A few months ago, I hosted a private dinner in an undisclosed location with a dozen highly successful tech-industry CEOS, all running eight- and nine-figure businesses. Toward the end of the night (and after a few adult beverages), the conversation turned into a raucous debate about which team in the business was hardest to run: the tech/operations or the sales department.
Naturally, I sided with the “sales is tougher” camp. After all, finding people to do the work is always easier than finding people who can sell the work — just look at the dozens of smart, technically savvy MSPs out there who can fix just about any technical flaw and figure out the most complex problems but can’t close a door with a handle on it. Of course, the “tech team is harder” side pointed out that finding a good tech — who can be counted on to consistently figure things out, who dots the i’s and crosses the t’s, and who is also personable and a good communicator when interacting with clients — is as rare as hen’s teeth.
While there was good debate and many excellent points made, in the end, the consensus was that the sales team was far harder to manage for one single reason: the drama.
For starters, the majority of self-proclaimed “salespeople” out there are outright impostors, barely able to make a sale happen and often better described as sales prevention. They have no idea how to ask diagnostic questions, truly listen to what someone is saying, and ferret out objections (much less handle them), and they completely wimp out when it comes time to ask for the order.
If you are unfortunate enough to hire one of these folks, they often go into “victim” mode when you start putting some pressure on them to generate more sales. It’s the economy. It’s the competition. It’s the time of year. Right now, they’ve been handed the perfect excuse with the pandemic causing shutdowns. If it’s not that, it’s that you aren’t providing them the marketing they need. You aren’t giving them enough leads. And if you’re generating leads, you can bet they’ll complain that the leads they are getting are “bad” or not qualified enough.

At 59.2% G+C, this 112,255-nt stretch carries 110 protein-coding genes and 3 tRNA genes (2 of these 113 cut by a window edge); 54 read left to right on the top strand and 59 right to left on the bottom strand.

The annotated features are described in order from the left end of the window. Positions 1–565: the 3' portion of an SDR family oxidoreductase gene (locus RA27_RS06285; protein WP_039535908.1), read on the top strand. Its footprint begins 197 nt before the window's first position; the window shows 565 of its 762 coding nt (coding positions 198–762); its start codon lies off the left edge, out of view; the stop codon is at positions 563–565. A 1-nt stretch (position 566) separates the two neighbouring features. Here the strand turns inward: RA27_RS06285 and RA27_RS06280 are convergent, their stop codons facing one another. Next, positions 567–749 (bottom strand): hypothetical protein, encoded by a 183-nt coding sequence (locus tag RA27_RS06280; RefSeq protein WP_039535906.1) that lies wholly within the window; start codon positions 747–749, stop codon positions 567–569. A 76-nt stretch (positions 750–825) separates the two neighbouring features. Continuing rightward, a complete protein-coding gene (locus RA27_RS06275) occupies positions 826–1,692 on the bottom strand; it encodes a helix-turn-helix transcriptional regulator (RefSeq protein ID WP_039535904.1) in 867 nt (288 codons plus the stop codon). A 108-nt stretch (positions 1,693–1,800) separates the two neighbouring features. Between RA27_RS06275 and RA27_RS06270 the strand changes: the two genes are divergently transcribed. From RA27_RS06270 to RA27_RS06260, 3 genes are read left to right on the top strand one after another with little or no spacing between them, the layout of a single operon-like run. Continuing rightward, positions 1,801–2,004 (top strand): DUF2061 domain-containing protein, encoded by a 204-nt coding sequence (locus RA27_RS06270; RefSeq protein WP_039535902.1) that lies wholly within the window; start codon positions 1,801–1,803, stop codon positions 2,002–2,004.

That’s why it’s more critical than ever to hire people who are tough-minded. Gritty. Fiercely determined to win. That must be the litmus test now. You can’t afford to have a weak link on your team at any time, but now more than ever, you need people who are tough, resilient, and results-focused. You need someone who actually embraces the concept of “extreme ownership” (thank you, Jocko), not because you make it part of your culture but because that’s who they are.
They aren’t deterred by the word “no.” They make “no” their vitamin. They aren’t discouraged when they get sand kicked in their face and setbacks happen. They are unaffected by any unpleasantness; with blinders on and the heart of a champion competitor, they let it all bounce off them and move forward.
The real question is this: How do you determine if that’s them in the interview? For starters, take a look at their track record and look for people who’ve been able to stay in a position for multiple years, ideally getting promoted along the way. I’m always nervous about people who jump around every one to two years; that’s a sign they were good enough to keep their job for a year or two but not beyond that.
Second, give them a hard time in the interview. Challenge them. A hiring question I learned from Barbara Corcoran: Tell them you don’t think they have the grit and determination that is needed to succeed in the position. Those with a fire in their belly will instantly handle that “objection.” They won’t roll over and just agree. Trust me, I’ve used this multiple times, and you’d be surprised by how many mealy-minded sales impostors will simply say, “Well, you’re probably right.” Bullet dodged. Another key area to dig into in their experience is how they stacked up against other salespeople on the team. Were they consistently the top performer? If not, why? Really dig in. You can learn a lot. Do they make excuses as to why they weren’t No. 1 or do they take some ownership?
Just remember this: You can interview a person completely and thoroughly, put them through rigorous testing, and fact-check every claim they make in person and on their résumé and still end up with a dud. Jack Welch, easily considered one of the greatest corporate leaders of his time, was notorious for routinely firing the bottom 10% of his employees.
So, if you do happen to have one sneak by, at least be swift with the firing sword.